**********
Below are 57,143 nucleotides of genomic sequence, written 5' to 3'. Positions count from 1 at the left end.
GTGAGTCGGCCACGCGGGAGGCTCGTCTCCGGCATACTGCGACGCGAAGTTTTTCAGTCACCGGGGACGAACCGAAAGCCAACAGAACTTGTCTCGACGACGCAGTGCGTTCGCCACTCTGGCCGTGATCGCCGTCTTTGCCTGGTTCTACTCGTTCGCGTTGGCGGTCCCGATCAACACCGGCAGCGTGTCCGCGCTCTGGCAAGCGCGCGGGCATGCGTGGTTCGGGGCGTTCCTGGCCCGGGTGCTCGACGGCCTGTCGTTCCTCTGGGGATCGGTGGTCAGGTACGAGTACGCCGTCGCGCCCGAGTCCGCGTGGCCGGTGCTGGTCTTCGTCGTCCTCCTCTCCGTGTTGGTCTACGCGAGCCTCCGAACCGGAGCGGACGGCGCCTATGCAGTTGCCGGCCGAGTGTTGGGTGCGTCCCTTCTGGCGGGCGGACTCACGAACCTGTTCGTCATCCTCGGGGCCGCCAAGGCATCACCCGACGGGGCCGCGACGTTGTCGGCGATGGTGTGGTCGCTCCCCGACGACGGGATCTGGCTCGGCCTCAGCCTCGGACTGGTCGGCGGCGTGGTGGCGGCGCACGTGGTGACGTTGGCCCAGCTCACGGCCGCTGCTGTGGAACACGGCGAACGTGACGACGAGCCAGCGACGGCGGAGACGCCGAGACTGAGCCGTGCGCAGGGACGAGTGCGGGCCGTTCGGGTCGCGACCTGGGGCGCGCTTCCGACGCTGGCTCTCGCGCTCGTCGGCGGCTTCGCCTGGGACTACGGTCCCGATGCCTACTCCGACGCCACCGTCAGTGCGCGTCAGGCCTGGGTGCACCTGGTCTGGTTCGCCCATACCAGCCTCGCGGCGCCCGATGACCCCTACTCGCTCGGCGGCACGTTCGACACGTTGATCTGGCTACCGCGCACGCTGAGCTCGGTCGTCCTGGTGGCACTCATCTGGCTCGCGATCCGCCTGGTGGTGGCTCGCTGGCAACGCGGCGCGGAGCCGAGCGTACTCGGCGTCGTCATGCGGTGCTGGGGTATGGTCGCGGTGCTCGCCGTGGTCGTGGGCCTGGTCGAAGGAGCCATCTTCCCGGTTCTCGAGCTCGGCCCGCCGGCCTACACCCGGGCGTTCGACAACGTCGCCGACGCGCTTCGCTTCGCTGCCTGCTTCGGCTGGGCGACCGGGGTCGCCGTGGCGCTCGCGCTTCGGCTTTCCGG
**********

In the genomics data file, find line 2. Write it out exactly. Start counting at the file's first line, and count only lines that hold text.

GTGAGTCGGCCACGCGGGAGGCTCGTCTCCGGCATACTGCGACGCGAAGTTTTTCAGTCACCGGGGACGAACCGAAAGCCAACAGAACTTGTCTCGACGACGCAGTGCGTTCGCCACTCTGGCCGTGATCGCCGTCTTTGCCTGGTTCTACTCGTTCGCGTTGGCGGTCCCGATCAACACCGGCAGCGTGTCCGCGCTCTGGCAAGCGCGCGGGCATGCGTGGTTCGGGGCGTTCCTGGCCCGGGTGCTCGACGGCCTGTCGTTCCTCTGGGGATCGGTGGTCAGGTACGAGTACGCCGTCGCGCCCGAGTCCGCGTGGCCGGTGCTGGTCTTCGTCGTCCTCCTCTCCGTGTTGGTCTACGCGAGCCTCCGAACCGGAGCGGACGGCGCCTATGCAGTTGCCGGCCGAGTGTTGGGTGCGTCCCTTCTGGCGGGCGGACTCACGAACCTGTTCGTCATCCTCGGGGCCGCCAAGGCATCACCCGACGGGGCCGCGACGTTGTCGGCGATGGTGTGGTCGCTCCCCGACGACGGGATCTGGCTCGGCCTCAGCCTCGGACTGGTCGGCGGCGTGGTGGCGGCGCACGTGGTGACGTTGGCCCAGCTCACGGCCGCTGCTGTGGAACACGGCGAACGTGACGACGAGCCAGCGACGGCGGAGACGCCGAGACTGAGCCGTGCGCAGGGACGAGTGCGGGCCGTTCGGGTCGCGACCTGGGGCGCGCTTCCGACGCTGGCTCTCGCGCTCGTCGGCGGCTTCGCCTGGGACTACGGTCCCGATGCCTACTCCGACGCCACCGTCAGTGCGCGTCAGGCCTGGGTGCACCTGGTCTGGTTCGCCCATACCAGCCTCGCGGCGCCCGATGACCCCTACTCGCTCGGCGGCACGTTCGACACGTTGATCTGGCTACCGCGCACGCTGAGCTCGGTCGTCCTGGTGGCACTCATCTGGCTCGCGATCCGCCTGGTGGTGGCTCGCTGGCAACGCGGCGCGGAGCCGAGCGTACTCGGCGTCGTCATGCGGTGCTGGGGTATGGTCGCGGTGCTCGCCGTGGTCGTGGGCCTGGTCGAAGGAGCCATCTTCCCGGTTCTCGAGCTCGGCCCGCCGGCCTACACCCGGGCGTTCGACAACGTCGCCGACGCGCTTCGCTTCGCTGCCTGCTTCGGCTGGGCGACCGGGGTCGCCGTGGCGCTCGCGCTTCGGCTTTCCGG